#include <SPI.h>
#include <HighPowerStepperDriver.h>

const uint8_t CSPin = 4;

// This period is the length of the delay between steps, which controls the
// stepper motor's speed.  You can increase the delay to make the stepper motor
// go slower.  If you decrease the delay, the stepper motor will go faster, but
// there is a limit to how fast it can go before it starts missing steps.
const uint16_t StepPeriodUs = 2000;

HighPowerStepperDriver sd;

void setup()
{
  SPI.begin();
  sd.setChipSelectPin(CSPin);

  // Give the driver some time to power up.
  delay(1);

  // Reset the driver to its default settings and clear latched status
  // conditions.
  sd.resetSettings();
  sd.clearStatus();

  // Select auto mixed decay.  TI's DRV8711 documentation recommends this mode
  // for most applications, and we find that it usually works well.
  sd.setDecayMode(HPSDDecayMode::AutoMixed);

  // Set the current limit. You should change the number here to an appropriate
  // value for your particular system.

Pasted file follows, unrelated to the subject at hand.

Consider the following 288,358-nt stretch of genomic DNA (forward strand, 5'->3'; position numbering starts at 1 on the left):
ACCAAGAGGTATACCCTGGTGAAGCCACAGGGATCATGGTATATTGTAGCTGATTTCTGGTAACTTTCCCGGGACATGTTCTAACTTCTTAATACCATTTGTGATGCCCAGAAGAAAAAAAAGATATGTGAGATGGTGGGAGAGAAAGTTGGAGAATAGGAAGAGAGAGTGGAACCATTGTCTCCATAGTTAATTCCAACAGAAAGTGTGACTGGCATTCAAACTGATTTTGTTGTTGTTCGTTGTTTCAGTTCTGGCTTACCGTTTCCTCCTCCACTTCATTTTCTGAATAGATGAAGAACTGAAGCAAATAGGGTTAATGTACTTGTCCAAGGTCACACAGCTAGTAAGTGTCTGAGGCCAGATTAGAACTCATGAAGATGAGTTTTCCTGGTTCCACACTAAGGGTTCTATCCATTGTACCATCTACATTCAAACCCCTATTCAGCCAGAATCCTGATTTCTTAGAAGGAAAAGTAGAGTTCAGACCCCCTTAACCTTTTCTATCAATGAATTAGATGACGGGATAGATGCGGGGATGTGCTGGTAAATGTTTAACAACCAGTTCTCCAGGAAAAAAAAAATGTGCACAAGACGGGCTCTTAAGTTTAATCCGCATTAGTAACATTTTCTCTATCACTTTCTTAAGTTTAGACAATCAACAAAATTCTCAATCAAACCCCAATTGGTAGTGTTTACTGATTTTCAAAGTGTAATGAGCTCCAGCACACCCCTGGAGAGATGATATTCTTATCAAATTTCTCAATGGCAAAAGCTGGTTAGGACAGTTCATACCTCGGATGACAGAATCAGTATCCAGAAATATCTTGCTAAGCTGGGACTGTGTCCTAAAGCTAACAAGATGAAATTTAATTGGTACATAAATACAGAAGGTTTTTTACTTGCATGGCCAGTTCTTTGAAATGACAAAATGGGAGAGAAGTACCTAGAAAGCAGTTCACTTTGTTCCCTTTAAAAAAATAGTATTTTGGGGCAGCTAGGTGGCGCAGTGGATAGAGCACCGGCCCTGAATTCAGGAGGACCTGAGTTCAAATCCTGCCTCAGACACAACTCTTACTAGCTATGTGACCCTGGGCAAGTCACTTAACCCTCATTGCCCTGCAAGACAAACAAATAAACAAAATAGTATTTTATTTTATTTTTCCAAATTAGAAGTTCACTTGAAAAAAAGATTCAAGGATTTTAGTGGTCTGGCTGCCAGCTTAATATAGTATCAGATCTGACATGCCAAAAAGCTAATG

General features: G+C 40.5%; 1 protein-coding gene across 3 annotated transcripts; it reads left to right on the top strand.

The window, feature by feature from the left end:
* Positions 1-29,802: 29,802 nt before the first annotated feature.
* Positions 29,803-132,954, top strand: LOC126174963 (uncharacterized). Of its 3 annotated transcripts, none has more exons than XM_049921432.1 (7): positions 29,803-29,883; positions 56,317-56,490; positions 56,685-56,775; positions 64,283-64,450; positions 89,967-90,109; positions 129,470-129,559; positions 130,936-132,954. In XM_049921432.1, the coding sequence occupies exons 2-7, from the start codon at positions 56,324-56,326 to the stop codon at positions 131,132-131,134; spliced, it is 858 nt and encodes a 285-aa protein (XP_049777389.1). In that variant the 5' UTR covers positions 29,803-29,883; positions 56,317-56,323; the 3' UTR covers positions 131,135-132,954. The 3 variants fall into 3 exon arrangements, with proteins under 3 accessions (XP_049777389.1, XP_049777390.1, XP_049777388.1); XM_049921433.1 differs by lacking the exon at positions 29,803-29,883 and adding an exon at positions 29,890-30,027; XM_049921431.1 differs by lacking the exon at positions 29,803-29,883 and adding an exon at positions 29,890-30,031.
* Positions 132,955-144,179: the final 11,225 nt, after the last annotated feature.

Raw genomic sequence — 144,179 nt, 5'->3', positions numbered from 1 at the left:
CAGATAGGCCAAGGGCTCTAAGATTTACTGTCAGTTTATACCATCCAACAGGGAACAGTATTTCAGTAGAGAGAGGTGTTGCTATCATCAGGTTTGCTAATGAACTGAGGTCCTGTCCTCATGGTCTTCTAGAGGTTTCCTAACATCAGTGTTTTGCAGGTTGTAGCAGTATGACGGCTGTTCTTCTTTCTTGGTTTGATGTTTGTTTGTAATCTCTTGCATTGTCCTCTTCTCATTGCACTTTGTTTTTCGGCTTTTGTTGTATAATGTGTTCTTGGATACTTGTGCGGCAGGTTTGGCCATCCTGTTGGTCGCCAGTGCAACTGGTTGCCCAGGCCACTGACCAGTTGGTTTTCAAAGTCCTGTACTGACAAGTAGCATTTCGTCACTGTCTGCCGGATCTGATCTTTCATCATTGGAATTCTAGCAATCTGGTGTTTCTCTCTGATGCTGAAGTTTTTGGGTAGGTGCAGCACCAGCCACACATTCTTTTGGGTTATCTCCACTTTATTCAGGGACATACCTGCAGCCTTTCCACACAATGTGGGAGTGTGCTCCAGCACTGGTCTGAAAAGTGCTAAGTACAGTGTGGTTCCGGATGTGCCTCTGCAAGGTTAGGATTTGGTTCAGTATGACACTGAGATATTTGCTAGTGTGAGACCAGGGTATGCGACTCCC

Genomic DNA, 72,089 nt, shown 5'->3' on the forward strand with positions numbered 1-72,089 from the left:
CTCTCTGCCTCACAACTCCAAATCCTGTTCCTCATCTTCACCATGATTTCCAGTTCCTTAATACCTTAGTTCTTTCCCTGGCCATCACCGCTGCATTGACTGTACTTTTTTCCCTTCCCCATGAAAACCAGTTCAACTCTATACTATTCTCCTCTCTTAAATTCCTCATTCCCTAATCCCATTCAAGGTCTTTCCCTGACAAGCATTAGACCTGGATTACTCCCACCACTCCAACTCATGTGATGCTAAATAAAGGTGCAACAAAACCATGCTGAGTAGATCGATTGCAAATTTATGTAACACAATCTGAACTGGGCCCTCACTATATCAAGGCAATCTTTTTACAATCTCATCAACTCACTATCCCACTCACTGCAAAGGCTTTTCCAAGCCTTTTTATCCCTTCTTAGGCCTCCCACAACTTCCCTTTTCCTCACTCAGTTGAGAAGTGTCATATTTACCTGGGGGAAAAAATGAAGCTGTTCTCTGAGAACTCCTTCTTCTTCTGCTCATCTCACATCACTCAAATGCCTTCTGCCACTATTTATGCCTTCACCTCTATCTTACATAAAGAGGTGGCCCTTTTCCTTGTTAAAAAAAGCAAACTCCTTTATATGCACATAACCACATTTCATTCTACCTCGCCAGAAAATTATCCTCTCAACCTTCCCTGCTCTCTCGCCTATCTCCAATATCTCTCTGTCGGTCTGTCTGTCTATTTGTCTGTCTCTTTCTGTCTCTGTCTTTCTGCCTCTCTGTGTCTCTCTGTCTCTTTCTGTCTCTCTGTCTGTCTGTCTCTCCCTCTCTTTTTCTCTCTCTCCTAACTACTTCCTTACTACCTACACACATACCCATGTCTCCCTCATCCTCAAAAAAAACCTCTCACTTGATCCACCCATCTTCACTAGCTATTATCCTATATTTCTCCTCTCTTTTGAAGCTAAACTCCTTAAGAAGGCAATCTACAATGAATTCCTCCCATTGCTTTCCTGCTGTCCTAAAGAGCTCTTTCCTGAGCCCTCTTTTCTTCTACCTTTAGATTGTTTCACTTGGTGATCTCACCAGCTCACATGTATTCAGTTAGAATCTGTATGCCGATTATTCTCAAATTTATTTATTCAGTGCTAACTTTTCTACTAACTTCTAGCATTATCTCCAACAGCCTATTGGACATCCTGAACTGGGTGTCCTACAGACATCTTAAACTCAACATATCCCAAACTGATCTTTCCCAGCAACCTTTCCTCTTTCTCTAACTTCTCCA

sd.setCurrentMilliamps36v4(1000);

  // Set the number of microsteps that correspond to one full step.
  sd.setStepMode(HPSDStepMode::MicroStep32);

  // Enable the motor outputs.
  sd.enableDriver();
}

void loop()
{
  // Step in the default direction 1000 times.
  sd.setDirection(0);
  for(unsigned int x = 0; x < 1000; x++)
  {
    sd.step();
    delayMicroseconds(StepPeriodUs);
    
  }

  // Wait for 300 ms.
  delay(300);

  // Step in the other direction 1000 times.
  sd.setDirection(1);
  for(unsigned int x = 0; x < 1000; x++)
  {
    sd.step();
    delayMicroseconds(StepPeriodUs);
  }

  // Wait for 300 ms.
  delay(300);
}

I have also used the BasicStepping code and cannot get the stepper motor to move at all

Thanks again for your time!

From what I can tell in your pictures, that soldering looks great, especially for a first timer!

I didn’t notice anything wrong in your wiring or code. Do you get any signs of life from the motor when you run that program (e.g. is it holding its position, buzzing, jittering)? Could you post more information about the stepper motor and power supply you are using?If you have access to a benchtop power supply, could you try using that instead to see if you get different results?

Brandon

Hello again!
I am using a Pololu - Stepper Motor: Bipolar, 200 Steps/Rev, 35×36mm, 2.7V, 1 A/Phase for testing the 36v4 driver.